Our second idea model,
called the "El Farol" problem,
is a little more complicated
than the Prisoner's Dilemma,
and was designed to illustrate ideas
about self-organization and cooperation
in economics.
This model was constructed in order to
display some of the flaws
in some of the assumptions made by
traditional economics research.
Namely, that economic agents are
perfectly rational,
self-interested individuals
who have complete knowledge
of one another's strategies,
and can do perfect
deductive reasoning.
Of course, economists don't believe
this is true of agents,
but these assumptions actually make
mathematics possible to do
on economic problems.
And the result is the
notion of efficiency.
That is, that in some sense,
the agents working collectively,
even though they are self-interested,
can lead to a situation that's
the best possible situation for all.
This notion was first proposed
by Adam Smith,
back in the 1700s,
and it has come to be called
the "invisible hand".
Adam Smith, in 1776, in his book,
"An Inquiry into the Nature and
Causes of the Wealth of Nations"
stated this famous quotation.
This is one of the first statements
by an economist
that gets of the notion
of emergence.
That is the notion that
some invisible hand,
that is the collective action of
selfish individuals,
gives rise to an
unexpected phenomenon,
which is in this case,
according to Adam Smith,
the annual revenue of society.
There's been a lot of controversy
about these ideas
throughout the ages.
The part that we're going to
address here is
those traditional economic
assumptions of complete rationality
and the ability for deductive reasoning
that's assumed on the part of
economic agents.
These assumptions have been questioned
particularly in a relatively new
approach to economics
that's been called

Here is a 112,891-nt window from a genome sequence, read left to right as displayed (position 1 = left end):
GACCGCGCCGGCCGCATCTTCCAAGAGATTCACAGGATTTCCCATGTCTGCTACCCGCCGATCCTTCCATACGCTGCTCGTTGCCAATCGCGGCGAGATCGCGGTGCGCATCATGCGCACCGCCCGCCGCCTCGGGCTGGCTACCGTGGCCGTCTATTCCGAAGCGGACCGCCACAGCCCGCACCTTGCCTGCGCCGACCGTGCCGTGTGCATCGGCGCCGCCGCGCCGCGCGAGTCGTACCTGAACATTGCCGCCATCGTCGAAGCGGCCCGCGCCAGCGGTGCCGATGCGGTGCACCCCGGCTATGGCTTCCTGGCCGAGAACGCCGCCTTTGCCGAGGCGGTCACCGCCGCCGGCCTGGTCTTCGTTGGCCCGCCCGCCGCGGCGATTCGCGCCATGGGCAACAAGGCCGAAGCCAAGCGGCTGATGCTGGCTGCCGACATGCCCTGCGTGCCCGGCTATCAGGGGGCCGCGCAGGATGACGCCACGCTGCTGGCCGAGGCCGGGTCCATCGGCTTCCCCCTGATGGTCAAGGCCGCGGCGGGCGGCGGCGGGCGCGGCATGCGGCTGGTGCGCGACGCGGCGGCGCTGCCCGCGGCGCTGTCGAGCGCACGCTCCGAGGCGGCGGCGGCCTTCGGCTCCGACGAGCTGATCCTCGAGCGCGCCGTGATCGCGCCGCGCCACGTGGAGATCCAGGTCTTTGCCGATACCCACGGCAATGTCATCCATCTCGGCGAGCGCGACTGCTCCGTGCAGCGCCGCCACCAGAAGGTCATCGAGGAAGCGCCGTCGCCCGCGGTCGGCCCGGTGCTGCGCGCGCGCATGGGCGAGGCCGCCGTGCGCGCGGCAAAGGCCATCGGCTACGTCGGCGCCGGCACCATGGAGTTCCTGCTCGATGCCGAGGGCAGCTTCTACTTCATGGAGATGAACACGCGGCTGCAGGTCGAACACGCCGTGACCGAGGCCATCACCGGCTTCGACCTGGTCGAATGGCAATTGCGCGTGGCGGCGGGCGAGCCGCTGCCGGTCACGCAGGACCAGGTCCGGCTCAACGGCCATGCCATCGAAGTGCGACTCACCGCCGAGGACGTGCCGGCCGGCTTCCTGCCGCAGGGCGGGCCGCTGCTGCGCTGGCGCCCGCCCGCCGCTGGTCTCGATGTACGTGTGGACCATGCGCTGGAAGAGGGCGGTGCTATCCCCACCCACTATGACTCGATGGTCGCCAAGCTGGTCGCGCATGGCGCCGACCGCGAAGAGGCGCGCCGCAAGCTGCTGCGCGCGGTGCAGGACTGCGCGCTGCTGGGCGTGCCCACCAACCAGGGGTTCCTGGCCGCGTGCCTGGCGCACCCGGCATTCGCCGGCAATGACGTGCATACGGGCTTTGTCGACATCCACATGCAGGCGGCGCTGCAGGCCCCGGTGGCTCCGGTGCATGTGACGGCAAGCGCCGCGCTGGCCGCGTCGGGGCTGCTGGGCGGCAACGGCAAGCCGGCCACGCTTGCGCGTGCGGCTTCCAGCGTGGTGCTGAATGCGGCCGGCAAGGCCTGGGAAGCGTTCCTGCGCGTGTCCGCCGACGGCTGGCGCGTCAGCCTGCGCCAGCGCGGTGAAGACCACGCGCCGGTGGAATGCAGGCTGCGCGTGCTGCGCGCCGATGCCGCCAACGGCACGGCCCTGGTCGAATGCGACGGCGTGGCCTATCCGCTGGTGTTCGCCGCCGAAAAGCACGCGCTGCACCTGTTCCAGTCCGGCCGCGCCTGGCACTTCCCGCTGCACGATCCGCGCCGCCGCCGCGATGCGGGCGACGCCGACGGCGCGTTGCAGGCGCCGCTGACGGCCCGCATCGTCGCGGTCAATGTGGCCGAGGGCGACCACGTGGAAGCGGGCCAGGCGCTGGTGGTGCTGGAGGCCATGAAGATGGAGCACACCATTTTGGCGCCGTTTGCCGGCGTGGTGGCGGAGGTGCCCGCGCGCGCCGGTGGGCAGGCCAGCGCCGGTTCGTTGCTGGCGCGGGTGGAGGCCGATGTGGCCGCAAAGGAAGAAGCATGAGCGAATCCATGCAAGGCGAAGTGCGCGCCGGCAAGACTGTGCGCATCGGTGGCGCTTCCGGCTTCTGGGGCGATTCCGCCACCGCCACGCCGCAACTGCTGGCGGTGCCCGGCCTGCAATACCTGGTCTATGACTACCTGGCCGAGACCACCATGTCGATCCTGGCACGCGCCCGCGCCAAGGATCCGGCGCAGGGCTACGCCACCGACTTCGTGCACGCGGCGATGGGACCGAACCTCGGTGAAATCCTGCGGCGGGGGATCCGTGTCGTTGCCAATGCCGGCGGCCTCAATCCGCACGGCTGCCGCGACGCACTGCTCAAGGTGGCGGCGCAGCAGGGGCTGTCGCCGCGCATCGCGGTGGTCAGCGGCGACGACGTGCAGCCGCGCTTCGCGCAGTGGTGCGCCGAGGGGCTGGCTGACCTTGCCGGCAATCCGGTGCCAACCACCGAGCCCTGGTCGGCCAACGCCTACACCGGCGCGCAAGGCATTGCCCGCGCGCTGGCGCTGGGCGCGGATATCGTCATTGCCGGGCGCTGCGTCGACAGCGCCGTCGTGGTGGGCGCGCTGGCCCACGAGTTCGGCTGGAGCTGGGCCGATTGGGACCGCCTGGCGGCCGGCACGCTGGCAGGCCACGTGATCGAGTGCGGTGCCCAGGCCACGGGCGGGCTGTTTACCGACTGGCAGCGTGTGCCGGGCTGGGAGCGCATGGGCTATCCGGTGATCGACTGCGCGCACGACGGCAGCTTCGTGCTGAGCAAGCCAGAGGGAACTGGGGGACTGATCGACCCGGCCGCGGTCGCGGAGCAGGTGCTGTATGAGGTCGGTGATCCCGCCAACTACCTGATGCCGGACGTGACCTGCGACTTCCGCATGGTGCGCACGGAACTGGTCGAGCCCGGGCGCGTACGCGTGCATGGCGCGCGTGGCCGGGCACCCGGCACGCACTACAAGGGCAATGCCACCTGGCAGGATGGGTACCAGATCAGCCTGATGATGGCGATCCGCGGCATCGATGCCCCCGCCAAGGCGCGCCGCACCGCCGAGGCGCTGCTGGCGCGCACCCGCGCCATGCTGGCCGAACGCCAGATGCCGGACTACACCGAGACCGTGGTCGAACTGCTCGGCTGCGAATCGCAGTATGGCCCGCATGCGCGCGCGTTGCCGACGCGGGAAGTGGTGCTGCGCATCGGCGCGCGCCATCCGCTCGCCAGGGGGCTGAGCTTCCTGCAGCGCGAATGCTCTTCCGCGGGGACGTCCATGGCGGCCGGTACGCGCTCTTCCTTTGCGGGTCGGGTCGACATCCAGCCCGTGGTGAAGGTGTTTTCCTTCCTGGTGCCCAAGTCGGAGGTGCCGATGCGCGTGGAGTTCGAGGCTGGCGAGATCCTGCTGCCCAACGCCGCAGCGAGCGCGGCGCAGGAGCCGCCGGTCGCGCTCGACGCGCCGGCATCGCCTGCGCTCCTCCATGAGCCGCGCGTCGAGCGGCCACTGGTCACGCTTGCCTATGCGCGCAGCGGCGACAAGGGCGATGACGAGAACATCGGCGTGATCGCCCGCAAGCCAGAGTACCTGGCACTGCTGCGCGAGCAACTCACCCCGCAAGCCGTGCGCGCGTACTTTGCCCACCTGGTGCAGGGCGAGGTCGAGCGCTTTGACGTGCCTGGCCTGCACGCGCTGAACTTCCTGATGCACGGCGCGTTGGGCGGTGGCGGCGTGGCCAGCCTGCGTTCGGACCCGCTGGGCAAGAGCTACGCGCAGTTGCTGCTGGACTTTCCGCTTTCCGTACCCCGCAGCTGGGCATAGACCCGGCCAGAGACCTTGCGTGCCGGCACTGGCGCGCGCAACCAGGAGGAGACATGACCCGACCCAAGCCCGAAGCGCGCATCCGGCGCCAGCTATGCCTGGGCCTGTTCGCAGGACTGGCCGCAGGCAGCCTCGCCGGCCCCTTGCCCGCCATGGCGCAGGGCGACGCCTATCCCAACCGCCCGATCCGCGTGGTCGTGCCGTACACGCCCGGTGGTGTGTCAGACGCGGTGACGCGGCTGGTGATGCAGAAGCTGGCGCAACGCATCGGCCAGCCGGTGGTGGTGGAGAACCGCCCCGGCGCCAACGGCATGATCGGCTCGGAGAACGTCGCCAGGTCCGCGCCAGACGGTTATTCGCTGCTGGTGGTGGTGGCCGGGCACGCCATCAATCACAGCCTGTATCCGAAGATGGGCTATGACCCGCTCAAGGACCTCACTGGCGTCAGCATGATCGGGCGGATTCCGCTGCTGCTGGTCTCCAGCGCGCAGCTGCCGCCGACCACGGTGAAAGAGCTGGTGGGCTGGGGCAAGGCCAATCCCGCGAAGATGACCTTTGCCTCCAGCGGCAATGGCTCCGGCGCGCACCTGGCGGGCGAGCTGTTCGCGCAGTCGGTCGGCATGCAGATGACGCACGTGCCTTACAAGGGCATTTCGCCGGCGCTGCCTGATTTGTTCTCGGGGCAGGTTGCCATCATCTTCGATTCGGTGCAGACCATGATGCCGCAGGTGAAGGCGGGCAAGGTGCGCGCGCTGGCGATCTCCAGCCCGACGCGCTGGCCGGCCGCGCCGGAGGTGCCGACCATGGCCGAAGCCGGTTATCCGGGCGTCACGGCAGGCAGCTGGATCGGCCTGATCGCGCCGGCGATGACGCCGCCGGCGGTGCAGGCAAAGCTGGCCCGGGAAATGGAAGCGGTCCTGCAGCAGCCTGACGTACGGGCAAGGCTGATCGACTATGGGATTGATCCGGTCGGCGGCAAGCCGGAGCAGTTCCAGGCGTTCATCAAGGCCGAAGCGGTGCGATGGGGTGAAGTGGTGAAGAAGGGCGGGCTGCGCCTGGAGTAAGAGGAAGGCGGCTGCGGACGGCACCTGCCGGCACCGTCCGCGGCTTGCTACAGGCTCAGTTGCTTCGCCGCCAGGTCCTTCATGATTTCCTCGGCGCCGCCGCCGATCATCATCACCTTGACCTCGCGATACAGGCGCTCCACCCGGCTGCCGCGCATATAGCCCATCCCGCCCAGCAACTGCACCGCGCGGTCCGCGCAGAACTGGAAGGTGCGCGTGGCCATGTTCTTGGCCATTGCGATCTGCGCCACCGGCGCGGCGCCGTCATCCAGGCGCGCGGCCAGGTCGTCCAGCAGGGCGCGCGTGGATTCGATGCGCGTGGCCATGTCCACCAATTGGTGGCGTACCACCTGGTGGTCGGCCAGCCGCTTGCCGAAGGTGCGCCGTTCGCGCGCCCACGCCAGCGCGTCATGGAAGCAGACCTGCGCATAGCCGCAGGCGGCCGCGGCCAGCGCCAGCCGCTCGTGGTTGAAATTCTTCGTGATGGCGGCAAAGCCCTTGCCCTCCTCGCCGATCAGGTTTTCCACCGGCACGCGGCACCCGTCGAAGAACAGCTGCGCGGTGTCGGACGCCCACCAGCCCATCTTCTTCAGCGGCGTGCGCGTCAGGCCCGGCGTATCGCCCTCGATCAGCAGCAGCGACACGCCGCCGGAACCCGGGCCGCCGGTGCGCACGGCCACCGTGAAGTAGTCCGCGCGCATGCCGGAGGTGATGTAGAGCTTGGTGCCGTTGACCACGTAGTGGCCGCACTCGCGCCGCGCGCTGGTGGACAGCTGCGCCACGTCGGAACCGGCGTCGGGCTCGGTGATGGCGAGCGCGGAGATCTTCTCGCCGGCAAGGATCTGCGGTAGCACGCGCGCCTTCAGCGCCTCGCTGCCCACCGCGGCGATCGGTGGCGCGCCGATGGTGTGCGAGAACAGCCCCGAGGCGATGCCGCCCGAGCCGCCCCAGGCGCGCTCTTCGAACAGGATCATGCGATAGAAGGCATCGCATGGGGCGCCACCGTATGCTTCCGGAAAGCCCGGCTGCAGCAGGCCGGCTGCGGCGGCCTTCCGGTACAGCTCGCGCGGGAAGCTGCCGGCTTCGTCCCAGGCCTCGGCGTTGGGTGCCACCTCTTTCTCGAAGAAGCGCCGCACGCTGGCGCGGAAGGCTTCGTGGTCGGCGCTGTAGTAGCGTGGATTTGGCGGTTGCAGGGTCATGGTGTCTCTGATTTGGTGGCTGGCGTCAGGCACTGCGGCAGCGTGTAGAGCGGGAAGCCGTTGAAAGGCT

complexity economics.
That's come out of a number of meetings
starting at the Santa Fe Institute.
One of the first meetings there
involved collaborations between
physicists and economists,
and led to a series of books called
"The Economy as an
Evolving Complex System"
This is number one, and there's
also number two and three,
and some other volumes,
related to these efforts.
The idea of complexity economics
is that agents are self-interested,
but they have bounded rationality
which means that
their reasoning
isn't necessarily always
perfectly logical.
They have limited knowledge
of one another's strategies,
perhaps no knowledge at all,
and each agent does primarily
inductive, rather than
deductive, reasoning.
Finally, very importantly,
agents adapt over time
to an ever changing environment.
In summary, the approach of
traditional economics,
is to be able to make predictions,
using analytic or mathematical models,
assuming what's called
equilibrium dynamics,
where the environment
is relatively static.
Whereas complexity economics,
acknowledges that analytic models
are not always possible,
that equilibrium conditions are
never reached in the real world,
and often what's needed are
agent-based models
where the agents are able to adapt.
One of the founders
of complexity economics
is an Irish mathematician and economist
name Brian Arthur,
who worked at the Santa Fe Institute
for many years,
and proposed the so-called
El Farol problem
which takes its name from
one of his favorite bars
called El Farol
on Canyon Road in Santa Fe.
This bar became the subject of a
very famous paper that
Brian Arthur wrote,
called "Inductive Reasoning
and Bounded Rationality"
I've put a link to that paper
on our course materials page.
And that spawned many other papers
and many research efforts
that used this idea model
including a paper by John Cassidy
that refers to the El Farol problem
as the most important problem
in complex systems theory.
I dont' know if that's true,
but it certainly had a great influence
on discussion about many of these issues.
So here's the problem.